“I wrote the essay for a very particular reason,” he says. “There were hundreds of trainees in the room, but the vibe around seeking support was quite negative. It wasn’t that people thought physicians shouldn’t get help, but that there were lots of factors that would probably keep them from seeking help, such as stigma, having enough time, and concern for how it might impact their careers.”
“I wrote the essay in the hope that I could convey to other physicians what actually happens when you work with a therapist, that it’s a collaborative process that can lead to really positive outcomes.”
Sengupta, who directs UB’s child and adolescent psychiatry fellowship program, also has a close-up view of the difficulties that students — and especially medical residents — undergo.
“I do see them struggling sometimes,” Sengupta says. “Medicine is such a challenging field to be in in this day and age. Trainees are such a critical part of the system and at the same time, they may need more support than they are getting. It can be a tough system to work in. You can lose track of what brought you into the field.”
Among the factors contributing to physicians’ reluctance to seek help are the traits that led them to medicine in the first place, Sengupta says.
“Who is the type of person that ends up wanting to be a physician and then succeeding?” Sengupta asks. “We are pretty intelligent and we’re hard-working, but we are probably not talking about the struggles we’re having. We’re internalizers.”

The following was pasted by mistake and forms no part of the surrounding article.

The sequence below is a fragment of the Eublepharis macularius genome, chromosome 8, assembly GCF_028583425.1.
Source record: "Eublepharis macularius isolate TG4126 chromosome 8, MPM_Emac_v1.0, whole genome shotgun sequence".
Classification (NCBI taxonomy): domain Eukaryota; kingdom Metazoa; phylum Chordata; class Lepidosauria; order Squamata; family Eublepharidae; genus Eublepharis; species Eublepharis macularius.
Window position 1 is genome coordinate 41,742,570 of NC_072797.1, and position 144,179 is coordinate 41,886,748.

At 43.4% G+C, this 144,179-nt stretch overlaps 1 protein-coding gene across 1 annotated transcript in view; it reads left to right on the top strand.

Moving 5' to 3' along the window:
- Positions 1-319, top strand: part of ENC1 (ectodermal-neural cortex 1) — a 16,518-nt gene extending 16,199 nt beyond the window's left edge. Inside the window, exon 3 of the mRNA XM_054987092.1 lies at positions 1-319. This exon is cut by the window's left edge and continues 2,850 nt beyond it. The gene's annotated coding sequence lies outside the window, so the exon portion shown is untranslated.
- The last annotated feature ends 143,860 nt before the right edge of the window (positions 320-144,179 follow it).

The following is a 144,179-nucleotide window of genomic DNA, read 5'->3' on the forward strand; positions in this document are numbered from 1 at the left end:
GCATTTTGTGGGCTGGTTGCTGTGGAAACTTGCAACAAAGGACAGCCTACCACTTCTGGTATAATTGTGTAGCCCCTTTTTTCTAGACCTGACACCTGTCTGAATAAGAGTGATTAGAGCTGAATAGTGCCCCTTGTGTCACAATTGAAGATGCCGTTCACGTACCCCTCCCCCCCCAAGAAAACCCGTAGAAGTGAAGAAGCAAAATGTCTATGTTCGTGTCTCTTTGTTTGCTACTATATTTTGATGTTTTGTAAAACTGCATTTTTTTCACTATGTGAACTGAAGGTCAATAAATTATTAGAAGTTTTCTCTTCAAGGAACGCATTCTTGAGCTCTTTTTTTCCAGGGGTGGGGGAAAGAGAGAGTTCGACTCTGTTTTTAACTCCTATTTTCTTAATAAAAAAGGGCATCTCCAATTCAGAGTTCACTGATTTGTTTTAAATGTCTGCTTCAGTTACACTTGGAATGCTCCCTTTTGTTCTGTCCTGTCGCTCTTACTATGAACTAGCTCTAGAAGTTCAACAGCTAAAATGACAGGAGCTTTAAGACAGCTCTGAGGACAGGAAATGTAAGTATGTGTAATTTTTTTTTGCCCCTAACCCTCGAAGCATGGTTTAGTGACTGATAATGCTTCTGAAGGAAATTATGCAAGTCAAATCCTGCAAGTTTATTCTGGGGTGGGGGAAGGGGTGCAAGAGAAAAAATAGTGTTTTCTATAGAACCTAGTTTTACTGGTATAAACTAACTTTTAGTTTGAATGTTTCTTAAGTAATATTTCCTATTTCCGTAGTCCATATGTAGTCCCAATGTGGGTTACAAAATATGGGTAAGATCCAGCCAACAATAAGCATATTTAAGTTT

At the same time, the nature of medical training itself also contributes.
“The training values toughness and grit and perseverance. That shouldn’t be to the exclusion of getting help and support, but somehow it can be translated into that,” Sengupta says. “Taking care of oneself can seem to represent weakness or incompetence. Sometimes it’s the message that is given or sometimes it’s a message that trainees perceive.”
“Doctors are supposed to be larger-than-life figures, take in everything, be wise and be helpful,” he adds. “We do a really good job of stigmatizing ourselves, when really, getting support when needed could help us get back on track to finding meaning in helping others.”
Sengupta knows, however, that the challenges to changing the culture are significant. For one thing, he says, trying to find someone who can help is complicated and sensitive.
“How interesting would it be if we created some sort of way for physicians who are struggling to communicate with each other… a support group of sorts?” he ponders.
In the essay, he describes how he shared his experience with his trainees; it came up in the context of a broader conversation about self-care. Afterward, he noticed a change in the way they interacted with him.
“I sense a subtle shift in the way some of them approach me — they are a bit more willing to discuss challenges and vulnerabilities, and are more open to reflection and self-improvement,” Sengupta says. “A few clinicians even ask for help in finding therapists for themselves, allowing me to transform my process of seeking help into a way to help others.”